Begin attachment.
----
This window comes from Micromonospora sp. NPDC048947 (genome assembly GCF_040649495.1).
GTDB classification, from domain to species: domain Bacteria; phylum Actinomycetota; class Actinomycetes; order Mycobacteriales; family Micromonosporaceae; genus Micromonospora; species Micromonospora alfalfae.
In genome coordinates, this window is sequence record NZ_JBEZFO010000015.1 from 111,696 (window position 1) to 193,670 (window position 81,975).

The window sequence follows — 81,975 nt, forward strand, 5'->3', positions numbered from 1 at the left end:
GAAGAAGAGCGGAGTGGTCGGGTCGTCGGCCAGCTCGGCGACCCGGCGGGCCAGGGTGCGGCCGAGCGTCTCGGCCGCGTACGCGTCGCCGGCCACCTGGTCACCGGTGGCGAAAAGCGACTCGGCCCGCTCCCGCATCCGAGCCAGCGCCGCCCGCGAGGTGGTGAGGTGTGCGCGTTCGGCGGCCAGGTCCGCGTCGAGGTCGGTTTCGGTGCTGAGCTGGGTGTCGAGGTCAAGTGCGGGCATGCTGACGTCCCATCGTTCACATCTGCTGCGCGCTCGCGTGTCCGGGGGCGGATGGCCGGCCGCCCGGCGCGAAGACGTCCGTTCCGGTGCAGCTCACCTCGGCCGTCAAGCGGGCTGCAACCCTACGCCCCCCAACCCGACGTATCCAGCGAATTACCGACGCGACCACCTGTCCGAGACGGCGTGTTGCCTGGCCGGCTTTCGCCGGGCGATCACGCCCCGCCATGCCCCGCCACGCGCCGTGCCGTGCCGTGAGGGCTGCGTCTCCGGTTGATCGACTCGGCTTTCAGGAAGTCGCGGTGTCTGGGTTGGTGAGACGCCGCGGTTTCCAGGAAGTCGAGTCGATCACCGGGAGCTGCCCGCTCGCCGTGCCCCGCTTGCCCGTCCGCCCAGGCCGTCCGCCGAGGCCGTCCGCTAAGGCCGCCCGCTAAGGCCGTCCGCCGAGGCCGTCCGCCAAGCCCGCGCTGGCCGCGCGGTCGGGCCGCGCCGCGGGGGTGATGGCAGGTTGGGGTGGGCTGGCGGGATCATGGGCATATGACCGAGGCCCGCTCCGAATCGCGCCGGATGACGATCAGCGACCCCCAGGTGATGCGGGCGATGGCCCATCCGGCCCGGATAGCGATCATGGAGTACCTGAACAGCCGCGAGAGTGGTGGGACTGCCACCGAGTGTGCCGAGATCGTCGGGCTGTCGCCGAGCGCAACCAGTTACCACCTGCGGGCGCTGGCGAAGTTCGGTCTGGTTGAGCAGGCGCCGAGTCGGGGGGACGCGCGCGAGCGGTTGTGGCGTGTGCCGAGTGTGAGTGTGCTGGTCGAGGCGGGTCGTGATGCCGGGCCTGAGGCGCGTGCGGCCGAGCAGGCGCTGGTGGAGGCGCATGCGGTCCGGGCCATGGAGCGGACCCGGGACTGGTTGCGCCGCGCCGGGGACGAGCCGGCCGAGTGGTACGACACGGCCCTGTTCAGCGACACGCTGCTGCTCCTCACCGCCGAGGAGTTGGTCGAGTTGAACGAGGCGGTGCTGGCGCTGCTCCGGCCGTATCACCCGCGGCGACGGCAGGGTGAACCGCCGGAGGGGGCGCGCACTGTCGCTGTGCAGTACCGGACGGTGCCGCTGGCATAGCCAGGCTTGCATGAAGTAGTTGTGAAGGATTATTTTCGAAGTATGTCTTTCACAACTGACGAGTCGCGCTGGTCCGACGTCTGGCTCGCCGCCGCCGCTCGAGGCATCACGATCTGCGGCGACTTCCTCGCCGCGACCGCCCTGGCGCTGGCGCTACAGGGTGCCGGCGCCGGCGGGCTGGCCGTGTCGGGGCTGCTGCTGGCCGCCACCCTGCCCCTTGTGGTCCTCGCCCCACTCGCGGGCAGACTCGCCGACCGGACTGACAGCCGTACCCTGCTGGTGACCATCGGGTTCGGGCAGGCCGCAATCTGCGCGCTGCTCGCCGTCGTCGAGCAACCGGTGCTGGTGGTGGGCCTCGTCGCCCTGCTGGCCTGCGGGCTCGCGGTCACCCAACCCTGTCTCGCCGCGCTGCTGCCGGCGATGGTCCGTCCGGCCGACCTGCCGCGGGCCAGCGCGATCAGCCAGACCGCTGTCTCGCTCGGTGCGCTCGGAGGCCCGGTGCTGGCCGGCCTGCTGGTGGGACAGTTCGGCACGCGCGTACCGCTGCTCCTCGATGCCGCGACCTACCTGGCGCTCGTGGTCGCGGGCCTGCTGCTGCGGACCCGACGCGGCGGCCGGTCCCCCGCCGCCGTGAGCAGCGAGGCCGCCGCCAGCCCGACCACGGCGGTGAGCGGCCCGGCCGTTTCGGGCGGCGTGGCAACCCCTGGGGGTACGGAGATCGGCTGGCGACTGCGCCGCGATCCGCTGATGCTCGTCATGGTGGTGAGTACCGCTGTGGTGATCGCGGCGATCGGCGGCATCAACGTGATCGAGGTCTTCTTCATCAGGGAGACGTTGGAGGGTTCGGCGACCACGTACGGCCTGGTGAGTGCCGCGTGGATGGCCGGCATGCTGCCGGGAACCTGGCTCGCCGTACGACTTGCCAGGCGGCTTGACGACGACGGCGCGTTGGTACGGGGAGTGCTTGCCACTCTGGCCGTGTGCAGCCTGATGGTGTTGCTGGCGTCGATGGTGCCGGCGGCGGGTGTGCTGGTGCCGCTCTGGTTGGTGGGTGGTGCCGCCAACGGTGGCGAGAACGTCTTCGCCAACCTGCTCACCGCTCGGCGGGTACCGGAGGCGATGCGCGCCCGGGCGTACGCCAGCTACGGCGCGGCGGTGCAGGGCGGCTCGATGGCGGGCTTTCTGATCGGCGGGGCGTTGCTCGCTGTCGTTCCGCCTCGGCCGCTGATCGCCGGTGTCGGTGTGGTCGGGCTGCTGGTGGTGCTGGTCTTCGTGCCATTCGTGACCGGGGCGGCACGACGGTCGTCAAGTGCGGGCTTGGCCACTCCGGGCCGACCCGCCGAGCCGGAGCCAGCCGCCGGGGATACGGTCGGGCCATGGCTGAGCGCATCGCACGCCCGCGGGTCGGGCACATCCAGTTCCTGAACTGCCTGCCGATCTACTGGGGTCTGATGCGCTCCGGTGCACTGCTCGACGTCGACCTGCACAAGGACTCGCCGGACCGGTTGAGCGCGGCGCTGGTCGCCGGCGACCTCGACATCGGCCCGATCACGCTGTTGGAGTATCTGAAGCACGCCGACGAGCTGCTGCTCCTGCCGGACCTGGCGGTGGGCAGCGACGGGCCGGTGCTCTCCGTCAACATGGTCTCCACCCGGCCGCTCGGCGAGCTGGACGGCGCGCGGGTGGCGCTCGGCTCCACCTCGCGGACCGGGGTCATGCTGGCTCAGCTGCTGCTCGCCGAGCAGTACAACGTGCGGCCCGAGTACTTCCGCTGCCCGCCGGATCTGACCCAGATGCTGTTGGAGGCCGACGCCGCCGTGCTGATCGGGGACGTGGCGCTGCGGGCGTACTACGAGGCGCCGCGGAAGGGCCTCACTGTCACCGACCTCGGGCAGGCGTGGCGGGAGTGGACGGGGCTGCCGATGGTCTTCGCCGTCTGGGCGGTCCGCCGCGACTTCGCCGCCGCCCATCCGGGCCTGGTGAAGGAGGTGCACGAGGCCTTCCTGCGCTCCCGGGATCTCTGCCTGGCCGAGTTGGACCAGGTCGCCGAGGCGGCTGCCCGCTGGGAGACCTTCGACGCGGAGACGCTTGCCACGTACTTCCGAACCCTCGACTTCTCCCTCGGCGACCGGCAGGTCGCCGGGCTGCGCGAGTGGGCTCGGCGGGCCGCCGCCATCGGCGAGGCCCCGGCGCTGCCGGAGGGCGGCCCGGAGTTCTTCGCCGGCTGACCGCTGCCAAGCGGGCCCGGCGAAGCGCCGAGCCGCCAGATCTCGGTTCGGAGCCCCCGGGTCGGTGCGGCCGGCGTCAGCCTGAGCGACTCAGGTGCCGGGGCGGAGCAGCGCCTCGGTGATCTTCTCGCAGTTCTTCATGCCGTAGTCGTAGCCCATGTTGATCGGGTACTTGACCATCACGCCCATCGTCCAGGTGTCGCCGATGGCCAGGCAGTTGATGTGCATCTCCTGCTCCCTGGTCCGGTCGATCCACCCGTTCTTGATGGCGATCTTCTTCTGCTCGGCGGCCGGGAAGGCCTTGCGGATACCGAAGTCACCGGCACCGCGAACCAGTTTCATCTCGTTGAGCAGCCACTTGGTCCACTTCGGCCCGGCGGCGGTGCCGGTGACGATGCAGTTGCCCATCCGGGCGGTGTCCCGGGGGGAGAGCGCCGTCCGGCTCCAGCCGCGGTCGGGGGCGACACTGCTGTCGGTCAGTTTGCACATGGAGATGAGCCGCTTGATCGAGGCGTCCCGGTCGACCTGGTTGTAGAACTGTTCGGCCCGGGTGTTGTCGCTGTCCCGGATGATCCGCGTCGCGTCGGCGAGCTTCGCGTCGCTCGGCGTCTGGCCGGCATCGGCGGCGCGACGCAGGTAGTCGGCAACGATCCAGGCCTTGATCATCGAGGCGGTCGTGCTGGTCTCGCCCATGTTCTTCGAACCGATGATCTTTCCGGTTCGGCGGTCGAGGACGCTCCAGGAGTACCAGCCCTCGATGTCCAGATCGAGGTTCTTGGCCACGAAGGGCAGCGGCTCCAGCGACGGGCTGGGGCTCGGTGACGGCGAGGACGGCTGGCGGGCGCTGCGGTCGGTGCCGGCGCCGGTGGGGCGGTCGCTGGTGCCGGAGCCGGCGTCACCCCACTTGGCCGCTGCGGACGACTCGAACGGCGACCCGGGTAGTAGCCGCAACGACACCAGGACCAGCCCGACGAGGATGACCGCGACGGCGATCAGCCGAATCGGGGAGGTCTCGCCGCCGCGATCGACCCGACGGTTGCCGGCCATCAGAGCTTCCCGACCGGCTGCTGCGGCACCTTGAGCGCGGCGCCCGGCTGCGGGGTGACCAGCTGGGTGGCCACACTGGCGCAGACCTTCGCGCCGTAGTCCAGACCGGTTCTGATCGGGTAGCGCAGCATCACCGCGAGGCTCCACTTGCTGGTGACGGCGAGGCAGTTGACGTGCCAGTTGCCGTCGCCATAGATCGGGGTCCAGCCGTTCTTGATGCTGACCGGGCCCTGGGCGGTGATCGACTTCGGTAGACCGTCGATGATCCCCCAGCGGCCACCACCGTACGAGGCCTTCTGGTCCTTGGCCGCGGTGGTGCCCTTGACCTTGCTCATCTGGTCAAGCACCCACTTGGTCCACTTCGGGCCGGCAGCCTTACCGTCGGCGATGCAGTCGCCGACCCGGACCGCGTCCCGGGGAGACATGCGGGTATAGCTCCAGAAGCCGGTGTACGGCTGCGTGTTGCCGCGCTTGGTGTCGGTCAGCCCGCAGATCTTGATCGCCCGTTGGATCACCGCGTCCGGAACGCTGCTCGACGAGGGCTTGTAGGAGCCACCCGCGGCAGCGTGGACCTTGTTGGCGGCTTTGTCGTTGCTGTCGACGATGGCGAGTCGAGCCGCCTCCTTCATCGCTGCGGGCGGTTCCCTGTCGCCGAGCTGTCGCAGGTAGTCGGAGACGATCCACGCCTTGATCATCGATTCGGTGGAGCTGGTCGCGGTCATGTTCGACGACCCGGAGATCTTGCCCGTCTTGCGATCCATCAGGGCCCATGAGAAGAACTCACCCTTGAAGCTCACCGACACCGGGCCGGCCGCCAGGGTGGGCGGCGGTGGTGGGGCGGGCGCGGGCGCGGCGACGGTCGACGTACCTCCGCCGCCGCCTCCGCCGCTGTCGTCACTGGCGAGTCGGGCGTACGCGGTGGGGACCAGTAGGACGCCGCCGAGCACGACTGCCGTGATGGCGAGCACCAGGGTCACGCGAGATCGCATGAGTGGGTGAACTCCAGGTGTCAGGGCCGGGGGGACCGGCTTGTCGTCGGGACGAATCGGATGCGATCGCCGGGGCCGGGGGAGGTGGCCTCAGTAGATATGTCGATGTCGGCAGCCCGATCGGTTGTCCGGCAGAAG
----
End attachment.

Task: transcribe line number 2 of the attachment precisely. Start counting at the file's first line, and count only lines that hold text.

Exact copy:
GTDB classification, from domain to species: domain Bacteria; phylum Actinomycetota; class Actinomycetes; order Mycobacteriales; family Micromonosporaceae; genus Micromonospora; species Micromonospora alfalfae.